Austin Frerick highlights Iowa Farm Bureau’s conflicts of interest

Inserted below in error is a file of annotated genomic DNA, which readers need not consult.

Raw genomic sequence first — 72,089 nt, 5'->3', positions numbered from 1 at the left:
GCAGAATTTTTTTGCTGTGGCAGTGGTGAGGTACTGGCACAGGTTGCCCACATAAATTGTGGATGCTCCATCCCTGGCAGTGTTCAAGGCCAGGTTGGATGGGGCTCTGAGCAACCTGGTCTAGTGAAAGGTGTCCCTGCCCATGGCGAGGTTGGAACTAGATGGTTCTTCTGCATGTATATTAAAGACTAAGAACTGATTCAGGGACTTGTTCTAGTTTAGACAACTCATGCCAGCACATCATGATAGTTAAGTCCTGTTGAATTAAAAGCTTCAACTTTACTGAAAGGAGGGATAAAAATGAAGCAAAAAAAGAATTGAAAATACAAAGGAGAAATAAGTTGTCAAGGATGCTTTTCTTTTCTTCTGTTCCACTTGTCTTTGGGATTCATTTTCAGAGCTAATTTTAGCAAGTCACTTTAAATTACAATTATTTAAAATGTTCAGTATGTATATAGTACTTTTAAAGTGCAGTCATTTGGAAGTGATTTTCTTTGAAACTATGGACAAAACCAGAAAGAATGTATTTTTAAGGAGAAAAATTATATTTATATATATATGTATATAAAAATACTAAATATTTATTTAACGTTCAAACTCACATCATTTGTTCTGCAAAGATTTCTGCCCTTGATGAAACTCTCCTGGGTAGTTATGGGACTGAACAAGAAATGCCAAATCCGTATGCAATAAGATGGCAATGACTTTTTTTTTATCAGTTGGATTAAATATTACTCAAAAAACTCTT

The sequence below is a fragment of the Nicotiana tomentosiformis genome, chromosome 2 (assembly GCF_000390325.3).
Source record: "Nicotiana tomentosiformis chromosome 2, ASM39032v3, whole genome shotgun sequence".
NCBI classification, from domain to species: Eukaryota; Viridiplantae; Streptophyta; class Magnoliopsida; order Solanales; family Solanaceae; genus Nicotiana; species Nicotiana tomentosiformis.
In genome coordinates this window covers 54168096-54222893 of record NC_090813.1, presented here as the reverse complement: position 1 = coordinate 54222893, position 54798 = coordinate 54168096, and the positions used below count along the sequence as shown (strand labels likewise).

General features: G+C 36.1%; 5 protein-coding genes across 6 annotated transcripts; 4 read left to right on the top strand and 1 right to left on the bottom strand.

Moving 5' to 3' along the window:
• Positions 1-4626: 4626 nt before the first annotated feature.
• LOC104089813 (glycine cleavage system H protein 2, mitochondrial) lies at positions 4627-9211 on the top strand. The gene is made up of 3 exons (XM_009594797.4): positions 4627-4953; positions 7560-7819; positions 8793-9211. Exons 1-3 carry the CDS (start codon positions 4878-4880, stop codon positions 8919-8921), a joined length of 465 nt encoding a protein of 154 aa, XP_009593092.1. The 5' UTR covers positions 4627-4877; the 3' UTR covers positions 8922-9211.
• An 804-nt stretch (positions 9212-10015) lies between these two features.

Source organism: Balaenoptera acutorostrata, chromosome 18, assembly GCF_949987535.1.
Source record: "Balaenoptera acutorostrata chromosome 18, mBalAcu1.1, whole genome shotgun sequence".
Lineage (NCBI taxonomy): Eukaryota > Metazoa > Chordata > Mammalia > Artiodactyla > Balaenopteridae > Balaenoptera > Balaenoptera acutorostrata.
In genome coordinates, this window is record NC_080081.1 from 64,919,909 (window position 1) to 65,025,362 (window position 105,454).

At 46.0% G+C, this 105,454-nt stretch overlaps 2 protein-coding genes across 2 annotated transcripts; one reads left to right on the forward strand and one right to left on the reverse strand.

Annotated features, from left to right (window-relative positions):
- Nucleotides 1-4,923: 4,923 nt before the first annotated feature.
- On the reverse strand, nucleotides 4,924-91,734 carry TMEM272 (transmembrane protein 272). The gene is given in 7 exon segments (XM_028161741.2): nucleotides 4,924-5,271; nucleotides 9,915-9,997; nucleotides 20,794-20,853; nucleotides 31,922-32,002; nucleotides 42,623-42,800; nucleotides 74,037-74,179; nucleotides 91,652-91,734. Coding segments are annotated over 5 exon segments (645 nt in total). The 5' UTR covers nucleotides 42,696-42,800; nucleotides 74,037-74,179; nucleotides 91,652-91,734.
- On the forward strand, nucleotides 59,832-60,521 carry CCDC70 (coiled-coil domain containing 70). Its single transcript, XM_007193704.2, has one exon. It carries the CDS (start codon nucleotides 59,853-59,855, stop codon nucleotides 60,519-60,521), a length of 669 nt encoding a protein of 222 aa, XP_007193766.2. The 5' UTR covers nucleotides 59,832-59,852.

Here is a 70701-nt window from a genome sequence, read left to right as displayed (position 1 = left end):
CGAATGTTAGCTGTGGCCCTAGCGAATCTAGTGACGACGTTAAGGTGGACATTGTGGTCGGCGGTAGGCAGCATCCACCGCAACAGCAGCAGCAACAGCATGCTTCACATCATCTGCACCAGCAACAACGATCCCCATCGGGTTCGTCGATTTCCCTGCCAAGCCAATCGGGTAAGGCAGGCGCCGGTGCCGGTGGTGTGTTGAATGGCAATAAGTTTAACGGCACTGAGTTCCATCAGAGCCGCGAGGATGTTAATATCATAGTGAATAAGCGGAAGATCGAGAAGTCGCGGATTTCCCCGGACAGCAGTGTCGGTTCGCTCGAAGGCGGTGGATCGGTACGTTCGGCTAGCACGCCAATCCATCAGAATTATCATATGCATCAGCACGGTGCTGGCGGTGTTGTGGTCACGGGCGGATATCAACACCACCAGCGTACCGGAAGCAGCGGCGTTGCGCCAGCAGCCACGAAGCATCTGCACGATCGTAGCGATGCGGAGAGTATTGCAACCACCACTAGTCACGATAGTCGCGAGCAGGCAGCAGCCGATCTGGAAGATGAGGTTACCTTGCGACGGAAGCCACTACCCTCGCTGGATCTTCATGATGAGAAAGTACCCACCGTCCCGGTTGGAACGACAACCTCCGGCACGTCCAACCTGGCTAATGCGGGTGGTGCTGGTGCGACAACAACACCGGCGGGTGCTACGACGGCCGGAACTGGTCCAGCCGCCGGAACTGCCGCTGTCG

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Investment revenue gives the ostensibly non-profit Iowa Farm Bureau Federation “a vested financial interest in advocating for policies that hurt Iowa’s farmers,” Congressional candidate Austin Frerick charged today. One of seven Democrats seeking the nomination in Iowa’s third district, Frerick has made economic concentration, especially in the agricultural sector, a central issue of his campaign. He has highlighted the proposed Monsanto-Bayer merger, which would result in two corporations “controlling about three-quarters of the U.S. corn seed market.” The Farm Bureau describes itself as “a statewide, grassroots farm organization dedicated to our mission of creating a vibrant future for agriculture, farm families, and their communities.” But in a statement enclosed in full below, Frerick cited documents showing that The Iowa Farm Bureau, created in 1918 to advocate for Iowa’s farmers and rural communities, now receives most of its revenue from its for-profit insurance arm, the FBL Financial Group. The FBL Financial Group is a private business entity that controls $9.6 billion in assets, generating close to $726 million in income in 2016. That $9.6 billion in assets includes many millions of dollars of investments in large agribusiness conglomerates like Monsanto and Tyson. Frerick added that because of FBL Financial Group’s investments, Farm Bureau makes money “when Monsanto charges farmers an arm and a leg for seeds.” The group has not opposed any of the consolidation of companies that produce hybrid seed for the vast majority of Iowa grain farmers. Frerick later tweeted that a classic “60 Minutes” expose inspired his investigation of Farm Bureau’s finances. In that segment, which CBS broadcast in April 2000, Mike Wallace covered the “vast network of for-profit companies” linked to the national Farm Bureau and its state affiliates: “We found that people at the top of the Farm Bureau have been building a

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